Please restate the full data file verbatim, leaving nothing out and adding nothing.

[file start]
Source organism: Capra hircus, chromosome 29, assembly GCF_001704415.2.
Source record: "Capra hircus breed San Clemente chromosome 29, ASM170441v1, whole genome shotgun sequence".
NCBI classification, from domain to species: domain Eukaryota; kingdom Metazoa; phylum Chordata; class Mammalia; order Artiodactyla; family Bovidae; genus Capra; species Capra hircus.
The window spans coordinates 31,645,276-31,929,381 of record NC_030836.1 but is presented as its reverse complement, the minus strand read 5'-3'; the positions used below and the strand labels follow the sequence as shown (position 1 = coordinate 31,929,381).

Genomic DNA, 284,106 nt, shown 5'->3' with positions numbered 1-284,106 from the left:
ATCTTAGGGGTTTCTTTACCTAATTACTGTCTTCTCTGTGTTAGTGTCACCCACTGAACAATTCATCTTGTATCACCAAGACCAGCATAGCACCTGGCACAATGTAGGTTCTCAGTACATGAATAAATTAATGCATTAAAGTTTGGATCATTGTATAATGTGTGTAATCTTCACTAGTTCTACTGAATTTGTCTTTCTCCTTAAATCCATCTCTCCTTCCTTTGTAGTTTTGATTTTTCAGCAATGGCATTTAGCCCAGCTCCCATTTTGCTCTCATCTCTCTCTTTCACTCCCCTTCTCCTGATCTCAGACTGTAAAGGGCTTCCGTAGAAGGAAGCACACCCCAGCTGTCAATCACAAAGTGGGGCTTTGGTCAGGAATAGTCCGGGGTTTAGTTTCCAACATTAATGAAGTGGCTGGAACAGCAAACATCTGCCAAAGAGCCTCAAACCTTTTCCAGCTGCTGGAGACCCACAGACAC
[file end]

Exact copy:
Source organism: Capra hircus, chromosome 29, assembly GCF_001704415.2.
Source record: "Capra hircus breed San Clemente chromosome 29, ASM170441v1, whole genome shotgun sequence".
NCBI classification, from domain to species: domain Eukaryota; kingdom Metazoa; phylum Chordata; class Mammalia; order Artiodactyla; family Bovidae; genus Capra; species Capra hircus.
The window spans coordinates 31,645,276-31,929,381 of record NC_030836.1 but is presented as its reverse complement, the minus strand read 5'-3'; the positions used below and the strand labels follow the sequence as shown (position 1 = coordinate 31,929,381).

Genomic DNA, 284,106 nt, shown 5'->3' with positions numbered 1-284,106 from the left:
ATCTTAGGGGTTTCTTTACCTAATTACTGTCTTCTCTGTGTTAGTGTCACCCACTGAACAATTCATCTTGTATCACCAAGACCAGCATAGCACCTGGCACAATGTAGGTTCTCAGTACATGAATAAATTAATGCATTAAAGTTTGGATCATTGTATAATGTGTGTAATCTTCACTAGTTCTACTGAATTTGTCTTTCTCCTTAAATCCATCTCTCCTTCCTTTGTAGTTTTGATTTTTCAGCAATGGCATTTAGCCCAGCTCCCATTTTGCTCTCATCTCTCTCTTTCACTCCCCTTCTCCTGATCTCAGACTGTAAAGGGCTTCCGTAGAAGGAAGCACACCCCAGCTGTCAATCACAAAGTGGGGCTTTGGTCAGGAATAGTCCGGGGTTTAGTTTCCAACATTAATGAAGTGGCTGGAACAGCAAACATCTGCCAAAGAGCCTCAAACCTTTTCCAGCTGCTGGAGACCCACAGACAC